The second lie being promoted in some circles is that an abortion is a rite of passage, it is a glorified way of proving your membership in the sisterhood of feminism, it is the ticket to a free and wonderful sexuality - which should not ever be stopped by anything at all, no matter what. That is a very perverted message, it is a heartless way of manipulating women and there is also a high price to pay for such delusion. A whole generation of women has been forced to live in complete denial. Plain common sense can see that it is not healthy.
Rows and rows of people screaming for the choice to abort was quite a sight. (Well, I did notice that I could recognize some of the faces and I did suspect that some of the groups were just relocating further down the March every twenty minutes!). But still, there were a lot of them and they looked so mean screaming in my face. But I don't think they realize how they looked. And what is the most puzzling thing to me is that they don't know who we are, what we want and why we were there that day. There are a lot of stereotypes being passed around in the pro-choice side and there is a complete shutting out of pro-life information.
I would like to say right away that I am not, here in these pages, looking at this issue from the legal angle. I am much more interested in changing hearts and in changing the culture. I have only been able to articulate my own pro-life position for the last few years (which coincide with my return to the faith). So I remember very well all the years of being either openly pro-choice (in my twenties) or later on (after I became a mother myself) the years of keeping quiet on this subject because of an inability to articulate it. I felt instinctively that it was wrong to advocate abortion but I certainly did not know how to translate that in a conversation with someone else. And one of the reasons is that, in the medias, there is this constant barrage of pro-choice arguments being pushed forward. It is equated with freedom, with sex, with feminism, with power and control over one's body. Many truths along the way are denied or distorted. Not too much is said of the pain that the fetus can feel during abortion (and which has been medically measured recently), of the state of crisis when such a decision is made, of the painful emotional after-math for women, of the consequences on a whole generation of men whose fatherhood is feverishly denied, and finally, even the deadening emotional effect on all the people involved in procuring abortions, all of this is not allowed for discussion or for fair and accurate representation.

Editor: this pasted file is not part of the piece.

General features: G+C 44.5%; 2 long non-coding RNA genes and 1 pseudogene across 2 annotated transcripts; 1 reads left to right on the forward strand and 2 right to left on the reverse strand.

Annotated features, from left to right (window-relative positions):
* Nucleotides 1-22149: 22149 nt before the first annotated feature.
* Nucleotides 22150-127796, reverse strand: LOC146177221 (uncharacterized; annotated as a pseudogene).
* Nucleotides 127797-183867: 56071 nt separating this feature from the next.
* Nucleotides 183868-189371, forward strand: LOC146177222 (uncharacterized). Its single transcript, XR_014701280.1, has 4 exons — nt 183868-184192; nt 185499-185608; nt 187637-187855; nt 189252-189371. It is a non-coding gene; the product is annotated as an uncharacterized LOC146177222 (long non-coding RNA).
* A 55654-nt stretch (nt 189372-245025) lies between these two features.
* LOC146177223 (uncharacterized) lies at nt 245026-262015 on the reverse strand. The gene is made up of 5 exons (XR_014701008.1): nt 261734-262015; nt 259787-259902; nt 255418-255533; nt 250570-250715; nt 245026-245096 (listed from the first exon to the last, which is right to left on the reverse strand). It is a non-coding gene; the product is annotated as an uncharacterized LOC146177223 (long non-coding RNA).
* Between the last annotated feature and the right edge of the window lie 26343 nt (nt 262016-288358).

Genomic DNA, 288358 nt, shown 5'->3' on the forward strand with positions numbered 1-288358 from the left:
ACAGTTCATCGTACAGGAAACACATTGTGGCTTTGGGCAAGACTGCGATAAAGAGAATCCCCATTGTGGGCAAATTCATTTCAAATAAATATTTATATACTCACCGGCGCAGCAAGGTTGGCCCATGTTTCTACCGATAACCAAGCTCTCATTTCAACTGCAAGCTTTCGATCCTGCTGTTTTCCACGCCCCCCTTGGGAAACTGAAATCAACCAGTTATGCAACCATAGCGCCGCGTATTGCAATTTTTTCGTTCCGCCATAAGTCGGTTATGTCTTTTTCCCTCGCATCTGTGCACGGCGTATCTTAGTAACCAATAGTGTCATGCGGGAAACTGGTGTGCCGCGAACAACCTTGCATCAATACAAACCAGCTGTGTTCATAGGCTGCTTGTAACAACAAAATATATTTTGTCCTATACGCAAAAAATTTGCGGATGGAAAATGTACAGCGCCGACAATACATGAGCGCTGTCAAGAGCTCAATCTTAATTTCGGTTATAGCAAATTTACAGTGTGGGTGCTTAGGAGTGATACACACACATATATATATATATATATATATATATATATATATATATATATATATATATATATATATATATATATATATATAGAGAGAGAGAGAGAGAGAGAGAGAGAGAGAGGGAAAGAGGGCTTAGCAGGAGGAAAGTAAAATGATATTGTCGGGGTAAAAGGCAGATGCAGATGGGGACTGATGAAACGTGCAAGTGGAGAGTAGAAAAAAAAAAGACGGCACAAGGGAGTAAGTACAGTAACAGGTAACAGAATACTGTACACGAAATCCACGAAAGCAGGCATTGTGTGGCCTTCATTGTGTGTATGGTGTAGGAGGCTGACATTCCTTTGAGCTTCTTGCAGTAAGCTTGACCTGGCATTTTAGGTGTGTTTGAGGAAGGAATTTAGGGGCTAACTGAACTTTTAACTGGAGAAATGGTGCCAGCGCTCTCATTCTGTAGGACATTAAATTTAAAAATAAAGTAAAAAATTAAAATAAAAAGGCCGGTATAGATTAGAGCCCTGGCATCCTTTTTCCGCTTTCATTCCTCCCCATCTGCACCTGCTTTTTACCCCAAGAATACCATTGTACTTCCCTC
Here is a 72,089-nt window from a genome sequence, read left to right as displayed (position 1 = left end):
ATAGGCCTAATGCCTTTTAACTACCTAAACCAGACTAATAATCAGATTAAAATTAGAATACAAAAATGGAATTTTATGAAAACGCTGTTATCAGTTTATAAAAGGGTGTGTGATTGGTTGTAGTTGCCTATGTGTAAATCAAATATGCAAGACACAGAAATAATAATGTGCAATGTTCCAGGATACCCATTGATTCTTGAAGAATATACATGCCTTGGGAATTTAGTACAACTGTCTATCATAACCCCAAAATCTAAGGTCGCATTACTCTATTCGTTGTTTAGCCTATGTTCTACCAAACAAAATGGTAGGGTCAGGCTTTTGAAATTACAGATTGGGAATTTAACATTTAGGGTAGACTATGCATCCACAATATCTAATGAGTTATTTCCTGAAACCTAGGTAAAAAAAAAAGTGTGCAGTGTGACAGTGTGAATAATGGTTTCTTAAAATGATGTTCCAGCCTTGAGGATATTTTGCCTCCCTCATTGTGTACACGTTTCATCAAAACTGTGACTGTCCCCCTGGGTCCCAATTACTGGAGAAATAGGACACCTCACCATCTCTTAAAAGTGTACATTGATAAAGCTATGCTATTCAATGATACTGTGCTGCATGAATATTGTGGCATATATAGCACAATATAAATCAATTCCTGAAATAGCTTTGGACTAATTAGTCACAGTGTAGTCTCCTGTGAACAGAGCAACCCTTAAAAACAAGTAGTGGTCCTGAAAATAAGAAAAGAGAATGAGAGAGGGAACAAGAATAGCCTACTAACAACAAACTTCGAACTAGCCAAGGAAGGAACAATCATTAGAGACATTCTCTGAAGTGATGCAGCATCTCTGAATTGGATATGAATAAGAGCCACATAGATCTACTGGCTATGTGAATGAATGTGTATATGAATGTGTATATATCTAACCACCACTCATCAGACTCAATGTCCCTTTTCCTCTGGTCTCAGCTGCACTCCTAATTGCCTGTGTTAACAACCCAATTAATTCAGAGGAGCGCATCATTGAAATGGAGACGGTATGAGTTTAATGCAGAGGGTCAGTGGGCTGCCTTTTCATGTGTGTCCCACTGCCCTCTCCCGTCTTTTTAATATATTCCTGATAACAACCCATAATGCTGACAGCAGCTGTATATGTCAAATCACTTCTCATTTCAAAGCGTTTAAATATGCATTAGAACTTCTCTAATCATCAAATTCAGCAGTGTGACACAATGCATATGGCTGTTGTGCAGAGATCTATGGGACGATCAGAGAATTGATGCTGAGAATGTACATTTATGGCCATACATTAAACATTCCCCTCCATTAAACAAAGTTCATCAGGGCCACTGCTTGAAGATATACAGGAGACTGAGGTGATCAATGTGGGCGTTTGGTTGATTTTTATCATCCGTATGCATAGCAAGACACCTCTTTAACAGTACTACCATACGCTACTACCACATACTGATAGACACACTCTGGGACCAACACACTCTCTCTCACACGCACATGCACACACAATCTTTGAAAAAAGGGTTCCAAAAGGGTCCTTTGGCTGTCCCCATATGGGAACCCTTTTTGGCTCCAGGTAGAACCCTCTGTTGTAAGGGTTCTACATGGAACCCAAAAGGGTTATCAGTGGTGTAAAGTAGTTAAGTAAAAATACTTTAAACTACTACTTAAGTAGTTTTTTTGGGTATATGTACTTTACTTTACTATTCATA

By the end of the March, I felt that plain common sense would dictate that, if you are so comfortable with your pro-choice position, then what do you care about a group of pro-lifers marching down the waterfront for two hours one afternoon in January? But it looks to me that the virulence of their reaction and the extent of the political manipulation was extremely revealing.
Because of all this aggression along the March, I can't say that I enjoyed myself that day. But four days earlier, I was outside of San Quentin praying and taking a stand against the death penalty and I did not enjoy myself there either. It was a sad night (and a freezing one for that matter!). But faith and ethics and a determination to stand up for the truth (whether it is popular or not) brought me to both places.
So, in conclusion, I would like to say to the politicians who should have the double responsibility of articulating the truth and always listening to the people: "I am happy to announce that I have already registered for the Walk For Life of 2006 and that I plan to bring along many more friends!"
Signed: Michele Szekely, who has lived for 35 years in this beautiful - but strange - city of San Francisco.
Copyright ©2005 Michele Szekely